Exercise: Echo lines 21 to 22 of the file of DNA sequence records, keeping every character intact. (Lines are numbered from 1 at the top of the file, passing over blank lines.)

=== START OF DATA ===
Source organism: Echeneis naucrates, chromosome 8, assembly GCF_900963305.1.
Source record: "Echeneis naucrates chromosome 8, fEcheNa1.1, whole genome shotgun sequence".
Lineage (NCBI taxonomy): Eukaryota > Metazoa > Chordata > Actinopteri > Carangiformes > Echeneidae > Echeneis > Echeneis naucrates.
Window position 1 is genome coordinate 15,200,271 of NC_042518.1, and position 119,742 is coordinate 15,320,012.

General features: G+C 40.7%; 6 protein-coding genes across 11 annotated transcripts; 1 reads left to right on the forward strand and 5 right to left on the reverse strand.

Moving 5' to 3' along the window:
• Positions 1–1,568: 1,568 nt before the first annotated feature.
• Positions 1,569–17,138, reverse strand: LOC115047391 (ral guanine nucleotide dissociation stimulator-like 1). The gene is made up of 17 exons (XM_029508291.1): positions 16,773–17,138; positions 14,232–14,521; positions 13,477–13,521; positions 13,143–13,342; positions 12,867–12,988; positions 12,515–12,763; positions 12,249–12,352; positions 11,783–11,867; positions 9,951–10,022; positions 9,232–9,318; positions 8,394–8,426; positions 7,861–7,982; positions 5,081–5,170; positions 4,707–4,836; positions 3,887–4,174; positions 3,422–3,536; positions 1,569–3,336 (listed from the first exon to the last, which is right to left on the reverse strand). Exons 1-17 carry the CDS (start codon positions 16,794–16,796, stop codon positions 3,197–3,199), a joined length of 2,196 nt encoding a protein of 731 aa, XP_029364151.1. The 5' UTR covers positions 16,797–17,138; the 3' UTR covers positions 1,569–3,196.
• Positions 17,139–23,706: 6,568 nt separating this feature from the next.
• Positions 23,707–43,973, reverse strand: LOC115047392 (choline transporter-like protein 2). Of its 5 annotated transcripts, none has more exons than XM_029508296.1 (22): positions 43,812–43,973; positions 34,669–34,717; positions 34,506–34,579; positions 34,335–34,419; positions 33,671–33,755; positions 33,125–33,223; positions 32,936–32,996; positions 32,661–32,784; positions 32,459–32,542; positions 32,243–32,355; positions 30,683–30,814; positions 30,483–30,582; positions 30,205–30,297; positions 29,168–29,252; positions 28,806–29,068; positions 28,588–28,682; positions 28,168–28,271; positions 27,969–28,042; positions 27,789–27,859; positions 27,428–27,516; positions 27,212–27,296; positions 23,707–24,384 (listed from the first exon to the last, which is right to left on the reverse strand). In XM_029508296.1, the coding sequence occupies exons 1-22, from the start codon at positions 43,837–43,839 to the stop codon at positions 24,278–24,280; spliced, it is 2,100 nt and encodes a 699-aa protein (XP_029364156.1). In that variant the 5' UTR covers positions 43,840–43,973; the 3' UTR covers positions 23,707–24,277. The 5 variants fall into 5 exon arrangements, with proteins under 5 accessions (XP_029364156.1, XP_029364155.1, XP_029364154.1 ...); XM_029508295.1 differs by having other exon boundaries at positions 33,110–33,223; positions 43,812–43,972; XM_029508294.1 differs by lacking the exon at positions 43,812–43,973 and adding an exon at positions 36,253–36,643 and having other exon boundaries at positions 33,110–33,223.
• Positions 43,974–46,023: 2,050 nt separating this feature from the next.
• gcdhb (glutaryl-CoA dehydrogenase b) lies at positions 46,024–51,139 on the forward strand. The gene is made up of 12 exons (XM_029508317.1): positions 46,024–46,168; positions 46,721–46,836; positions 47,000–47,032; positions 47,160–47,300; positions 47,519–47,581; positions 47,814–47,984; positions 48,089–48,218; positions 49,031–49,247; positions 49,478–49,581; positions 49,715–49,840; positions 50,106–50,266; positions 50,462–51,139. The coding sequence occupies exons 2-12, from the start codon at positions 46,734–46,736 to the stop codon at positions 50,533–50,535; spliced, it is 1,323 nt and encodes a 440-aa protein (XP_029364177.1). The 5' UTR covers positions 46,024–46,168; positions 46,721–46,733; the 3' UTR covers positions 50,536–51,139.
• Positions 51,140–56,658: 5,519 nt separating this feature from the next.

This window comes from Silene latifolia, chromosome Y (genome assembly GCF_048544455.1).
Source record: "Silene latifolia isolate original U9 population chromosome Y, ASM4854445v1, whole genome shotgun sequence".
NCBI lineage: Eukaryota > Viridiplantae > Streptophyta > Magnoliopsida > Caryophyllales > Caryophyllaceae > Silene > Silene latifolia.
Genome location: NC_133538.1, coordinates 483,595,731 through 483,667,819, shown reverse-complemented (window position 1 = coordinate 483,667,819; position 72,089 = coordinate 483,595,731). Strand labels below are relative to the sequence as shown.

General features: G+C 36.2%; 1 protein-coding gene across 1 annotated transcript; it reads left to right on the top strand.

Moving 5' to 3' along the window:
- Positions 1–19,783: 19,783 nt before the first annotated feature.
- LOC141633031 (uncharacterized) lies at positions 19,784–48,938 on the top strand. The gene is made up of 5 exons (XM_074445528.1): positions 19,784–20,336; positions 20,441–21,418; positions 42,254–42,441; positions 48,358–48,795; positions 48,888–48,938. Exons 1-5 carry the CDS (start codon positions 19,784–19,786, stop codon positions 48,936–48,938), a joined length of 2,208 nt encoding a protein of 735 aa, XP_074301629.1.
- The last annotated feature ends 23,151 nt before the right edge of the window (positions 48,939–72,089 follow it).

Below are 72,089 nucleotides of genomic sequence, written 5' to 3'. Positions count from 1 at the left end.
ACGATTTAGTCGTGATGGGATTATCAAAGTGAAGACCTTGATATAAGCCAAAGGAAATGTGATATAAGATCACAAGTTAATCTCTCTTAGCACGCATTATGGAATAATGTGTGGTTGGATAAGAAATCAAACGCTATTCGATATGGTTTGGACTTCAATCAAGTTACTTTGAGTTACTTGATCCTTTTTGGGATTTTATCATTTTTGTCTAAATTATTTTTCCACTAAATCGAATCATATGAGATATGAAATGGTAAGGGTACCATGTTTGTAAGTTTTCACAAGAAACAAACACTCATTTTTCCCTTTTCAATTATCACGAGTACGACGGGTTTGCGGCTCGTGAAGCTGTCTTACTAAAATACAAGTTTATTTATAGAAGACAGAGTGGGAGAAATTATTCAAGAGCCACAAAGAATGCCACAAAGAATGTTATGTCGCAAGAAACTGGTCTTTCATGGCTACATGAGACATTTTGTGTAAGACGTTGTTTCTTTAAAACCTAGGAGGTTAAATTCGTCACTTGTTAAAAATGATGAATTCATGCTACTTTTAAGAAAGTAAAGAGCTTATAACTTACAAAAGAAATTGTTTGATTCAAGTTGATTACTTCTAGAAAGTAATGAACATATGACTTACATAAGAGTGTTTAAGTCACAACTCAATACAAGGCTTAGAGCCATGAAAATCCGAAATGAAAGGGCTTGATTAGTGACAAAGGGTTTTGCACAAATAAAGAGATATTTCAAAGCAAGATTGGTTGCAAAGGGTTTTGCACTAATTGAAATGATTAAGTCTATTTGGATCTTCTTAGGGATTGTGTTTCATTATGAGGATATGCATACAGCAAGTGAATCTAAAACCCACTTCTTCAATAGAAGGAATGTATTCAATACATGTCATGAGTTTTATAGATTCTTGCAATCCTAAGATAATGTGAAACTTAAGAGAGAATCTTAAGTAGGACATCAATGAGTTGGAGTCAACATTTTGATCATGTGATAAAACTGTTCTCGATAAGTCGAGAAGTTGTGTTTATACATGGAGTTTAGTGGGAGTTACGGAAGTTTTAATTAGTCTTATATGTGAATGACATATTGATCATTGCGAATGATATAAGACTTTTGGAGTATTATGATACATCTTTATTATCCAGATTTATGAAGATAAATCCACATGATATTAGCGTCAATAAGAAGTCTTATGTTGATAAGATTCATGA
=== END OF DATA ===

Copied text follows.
- LOC141633031 (uncharacterized) lies at positions 19,784–48,938 on the top strand. The gene is made up of 5 exons (XM_074445528.1): positions 19,784–20,336; positions 20,441–21,418; positions 42,254–42,441; positions 48,358–48,795; positions 48,888–48,938. Exons 1-5 carry the CDS (start codon positions 19,784–19,786, stop codon positions 48,936–48,938), a joined length of 2,208 nt encoding a protein of 735 aa, XP_074301629.1.
- The last annotated feature ends 23,151 nt before the right edge of the window (positions 48,939–72,089 follow it).